Shes quiet for a minute. Look, Isabelle, she says. If you dont want to speak to me, and you dont want to speak to your father, fine, but please, please try to cooperate with the doctors. Dr. Kleiner was what, the fourth? They just want to help you. I want to help you. Your father wants to help you. We all want to help you. We love you. Dont you want to get better? Dont you want to get to the bottom of all this shit? She looks at her daughter hopefully. Isabelle sits like stone.
The two ride in silence for the rest of the drive. Ruth grips the steering wheel hard. She is angry at these doctors. All of them, it seems, have given up on Isabelle after little more than a month, each sending her on to another doctor who after a month will send her on to someone else. Ruth tries to explain to them that Isabelle is shy, that it takes her time to get comfortable, that if they only gave her a little bit longer she might warm up to them, might give them her trust. Dr. Kleiner had used the phrase lost cause. The recollection makes Ruth fume. That was the only diagnosis he could come up with, since no one can seem to find anything wrong: its not Aspergers, its not autism, its not anything that can be tested for and named. As far as Ruth and Wilson know, theres been nothing specific to catalyze it, no trauma or abuse. Lost cause. She pulls the car into the grocery store parking lot and parks with a lurch. Her daughter is no lost cause. Ruth will not give up. She looks at Isabelle. Were going to beat this thing, she says. Now lets go shopping.
Wilson has gotten about a half inch into the wood when he finally accepts the futility of trying to bore these holes by hand. He goes into the garage to test the power drill, but its mustered enough juice for only a feeble whining spin. He squints at the label; it takes two to three hours to fully charge. And it is not for dental use, thank you. He sets it back in the charger and surveys the garage and the things hes dragged outside. Hes lost enthusiasm for this project; he knows from times past that cleaning out a space just makes room for more clutter in the end. And what does it matter about the truck? One more winter wont kill it, and if it does, well, the things pretty much had it anyway. What he should do, Wilson thinks, is get himself a sports car or a motorcycle. Hes a middle-aged businessman, after all, and dont middle-aged businessmen do these kinds of things? Though he doesnt know quite what hed do with a sports car or a motorcycle. He wouldnt dare tinker with either of them as he does his truck, and its the tinkering he likes best.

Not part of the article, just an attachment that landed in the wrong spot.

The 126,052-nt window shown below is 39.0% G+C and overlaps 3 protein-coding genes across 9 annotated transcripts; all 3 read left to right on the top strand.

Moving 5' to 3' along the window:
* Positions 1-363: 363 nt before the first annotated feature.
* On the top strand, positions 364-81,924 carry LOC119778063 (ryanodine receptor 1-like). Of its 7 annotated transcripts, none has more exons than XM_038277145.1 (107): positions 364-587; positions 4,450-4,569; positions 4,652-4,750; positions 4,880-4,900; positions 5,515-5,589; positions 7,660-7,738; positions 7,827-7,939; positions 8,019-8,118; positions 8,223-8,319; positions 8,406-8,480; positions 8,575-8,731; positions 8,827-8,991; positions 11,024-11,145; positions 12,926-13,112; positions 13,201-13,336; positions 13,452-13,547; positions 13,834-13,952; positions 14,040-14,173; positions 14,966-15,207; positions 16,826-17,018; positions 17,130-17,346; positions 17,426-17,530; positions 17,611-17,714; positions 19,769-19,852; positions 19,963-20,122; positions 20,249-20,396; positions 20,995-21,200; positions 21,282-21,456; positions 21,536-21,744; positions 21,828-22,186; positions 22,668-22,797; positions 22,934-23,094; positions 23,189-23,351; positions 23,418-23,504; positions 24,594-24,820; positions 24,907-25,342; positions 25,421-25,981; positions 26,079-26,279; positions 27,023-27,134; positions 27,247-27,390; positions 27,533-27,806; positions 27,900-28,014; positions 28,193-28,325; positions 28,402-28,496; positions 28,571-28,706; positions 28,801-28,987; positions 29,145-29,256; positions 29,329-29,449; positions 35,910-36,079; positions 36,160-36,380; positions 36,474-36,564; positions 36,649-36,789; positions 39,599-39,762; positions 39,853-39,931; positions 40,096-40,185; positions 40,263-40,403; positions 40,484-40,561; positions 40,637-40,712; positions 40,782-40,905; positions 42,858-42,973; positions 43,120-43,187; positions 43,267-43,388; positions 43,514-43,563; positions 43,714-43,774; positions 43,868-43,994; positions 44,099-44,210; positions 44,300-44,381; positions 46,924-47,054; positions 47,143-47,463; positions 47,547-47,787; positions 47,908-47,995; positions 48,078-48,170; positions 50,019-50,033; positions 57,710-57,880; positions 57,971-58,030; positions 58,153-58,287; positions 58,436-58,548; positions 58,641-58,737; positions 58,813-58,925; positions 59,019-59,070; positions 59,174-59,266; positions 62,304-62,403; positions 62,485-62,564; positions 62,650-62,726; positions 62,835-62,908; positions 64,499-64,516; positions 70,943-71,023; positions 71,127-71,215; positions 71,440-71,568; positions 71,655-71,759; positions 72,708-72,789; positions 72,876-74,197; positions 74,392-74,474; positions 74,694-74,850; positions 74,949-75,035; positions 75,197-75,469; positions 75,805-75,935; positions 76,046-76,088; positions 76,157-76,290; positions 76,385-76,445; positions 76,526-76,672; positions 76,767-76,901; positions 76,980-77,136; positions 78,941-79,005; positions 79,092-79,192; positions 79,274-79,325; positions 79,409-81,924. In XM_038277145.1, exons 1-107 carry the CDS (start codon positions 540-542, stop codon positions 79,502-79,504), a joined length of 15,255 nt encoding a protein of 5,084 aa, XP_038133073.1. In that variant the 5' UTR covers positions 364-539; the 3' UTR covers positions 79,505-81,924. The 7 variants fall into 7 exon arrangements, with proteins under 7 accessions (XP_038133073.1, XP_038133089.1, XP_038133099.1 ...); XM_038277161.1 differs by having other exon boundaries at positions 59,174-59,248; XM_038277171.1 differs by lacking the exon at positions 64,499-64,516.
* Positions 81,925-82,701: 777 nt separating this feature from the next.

A gust of wind blows dry leaves and sharp air into the garage. Wilson shivers. Already its starting to get dark. Wilson looks at his watch: three thirty. Ruth and Isabelle should be back soon from the grocery store. Wilson remembers the soup.
Ruth hands Isabelle the grocery list. This is always how it goes: Ruth pushes the cart up one aisle then the next while Isabelle runs through the store finding all the items on the list and brings them back to the cart, where she arranges them with scientific precision; their cart is always neatly packed. Isabelle has retrieved almost every item on the list and the cart is nearly full when Ruth reminds her to get ingredients for cake. I didnt write them on the list because I didnt want your father to see. But we need to make a cake to bring to the restaurant as soon as we get home. Or you need to. We always said when you were eleven you could do the whole thing yourself, didnt we? She thinks, hopes, she catches the trace of a smile on her daughters face. Isabelles specialty, learned from Ruth, is devils food cake with vanilla icing, raspberry jam between the two layers. Isabelle knows where to find what shell need; she leaves Ruth in the produce aisle to get them.
Excerpted from December by Elizabeth Hartley Winthrop Copyright © 2008 by Elizabeth Hartley Winthrop. Excerpted by permission of Knopf, a division of Random House, Inc. All rights reserved. No part of this excerpt may be reproduced or reprinted without permission in writing from the publisher.
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From NYT bestselling author Ann Leary
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